During my recent visit to L.A., I visited Macarthur Park with my classmates. It was originally built in 1880 as a vacation destination for the rich, but then it degraded into a gang banging, drug filled, crime scene from the 1960’s-1980’s. Now, it is a cleaned up multicultural neighborhood that is predominantly Mexican and Central American.
While I was there, I visited Innerchange, which is an incarnational Christian order among the poor with locations across the world. They are communities of missionaries who are intentionally choosing to live in marginalized neighborhoods in order to live out the Gospel there, in both word and deed. It’s because of their presence in that neighbourhood, along with Mama’s Hot Tamales, that MacArthur Park is now what it is.
What impacts me the most about this experience is how Innerchange is not just in the neighborhood to temporarily fix a problem, but that they are there living in the neighborhood with the people.
They are ministers amongst the poor who are critically thinking about how to transform problems into assets.
They do not minister out of power or dominance, but rather, out of weakness and learning. Although they could probably go in and tell people what to do, or how to live, they instead approach people with humility in a posture of learning and journeying together.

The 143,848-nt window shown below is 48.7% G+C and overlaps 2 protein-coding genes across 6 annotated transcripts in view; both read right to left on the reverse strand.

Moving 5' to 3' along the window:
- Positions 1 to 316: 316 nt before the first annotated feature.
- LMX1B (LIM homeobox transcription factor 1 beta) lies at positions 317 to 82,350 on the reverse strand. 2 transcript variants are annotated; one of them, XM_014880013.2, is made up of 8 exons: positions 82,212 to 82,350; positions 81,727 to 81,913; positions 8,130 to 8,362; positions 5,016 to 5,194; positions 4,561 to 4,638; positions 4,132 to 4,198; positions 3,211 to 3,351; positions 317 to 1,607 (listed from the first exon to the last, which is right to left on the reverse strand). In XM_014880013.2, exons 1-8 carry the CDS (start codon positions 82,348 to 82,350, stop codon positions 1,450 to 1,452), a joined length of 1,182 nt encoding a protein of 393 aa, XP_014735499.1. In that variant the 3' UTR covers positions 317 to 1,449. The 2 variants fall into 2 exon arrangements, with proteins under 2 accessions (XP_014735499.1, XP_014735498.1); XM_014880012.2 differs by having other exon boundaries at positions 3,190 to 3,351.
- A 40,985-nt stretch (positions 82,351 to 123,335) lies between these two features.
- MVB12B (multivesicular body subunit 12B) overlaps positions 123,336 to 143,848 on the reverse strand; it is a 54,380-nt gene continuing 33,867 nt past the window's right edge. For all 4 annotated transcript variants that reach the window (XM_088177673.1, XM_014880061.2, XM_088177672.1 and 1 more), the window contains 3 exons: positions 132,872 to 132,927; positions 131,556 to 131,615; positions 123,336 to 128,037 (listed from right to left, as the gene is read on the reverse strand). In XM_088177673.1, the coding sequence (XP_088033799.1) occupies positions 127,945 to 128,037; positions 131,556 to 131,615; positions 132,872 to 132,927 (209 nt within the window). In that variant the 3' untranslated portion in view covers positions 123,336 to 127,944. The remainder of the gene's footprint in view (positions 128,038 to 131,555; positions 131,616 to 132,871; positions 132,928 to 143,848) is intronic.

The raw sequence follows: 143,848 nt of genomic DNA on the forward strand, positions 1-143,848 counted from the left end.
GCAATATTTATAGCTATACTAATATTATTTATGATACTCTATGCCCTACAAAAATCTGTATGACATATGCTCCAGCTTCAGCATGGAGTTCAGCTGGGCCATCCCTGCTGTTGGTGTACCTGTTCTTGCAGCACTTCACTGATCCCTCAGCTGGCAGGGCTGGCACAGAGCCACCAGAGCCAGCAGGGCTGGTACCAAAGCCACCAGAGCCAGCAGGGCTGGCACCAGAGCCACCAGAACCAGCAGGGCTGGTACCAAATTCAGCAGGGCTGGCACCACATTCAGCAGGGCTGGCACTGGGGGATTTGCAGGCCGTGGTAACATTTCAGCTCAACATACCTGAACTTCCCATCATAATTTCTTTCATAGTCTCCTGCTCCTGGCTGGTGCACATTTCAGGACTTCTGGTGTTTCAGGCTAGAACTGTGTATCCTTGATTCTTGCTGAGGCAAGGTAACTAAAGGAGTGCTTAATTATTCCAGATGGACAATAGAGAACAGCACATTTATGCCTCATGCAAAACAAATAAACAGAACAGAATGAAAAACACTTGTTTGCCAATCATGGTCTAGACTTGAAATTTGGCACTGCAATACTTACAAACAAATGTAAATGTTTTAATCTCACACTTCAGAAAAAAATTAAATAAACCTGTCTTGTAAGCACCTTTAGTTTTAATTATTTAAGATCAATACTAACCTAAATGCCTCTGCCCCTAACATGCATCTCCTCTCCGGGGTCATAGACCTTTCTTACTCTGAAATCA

Furthermore, the fact that they are not just about themselves as an organization is impressive. They are intentionally interdenominational in order to illustrate the fact that the whole body needs the rest of the body; after all, different churches have different strengths, and Innerchange wants to benefit from them all.
What I love about Innerchange is that their method of ministry seems quite similar to Jesus’ method – it may not be a big show or produce quick fruit, but it is definitely a ministry filled with the love of Jesus Christ, and a desire to proclaim that
redemptive message in this city.
Thanks Innerchange for showing us what “missional” is all about, without needing to use the word to prove it. You’re the real deal.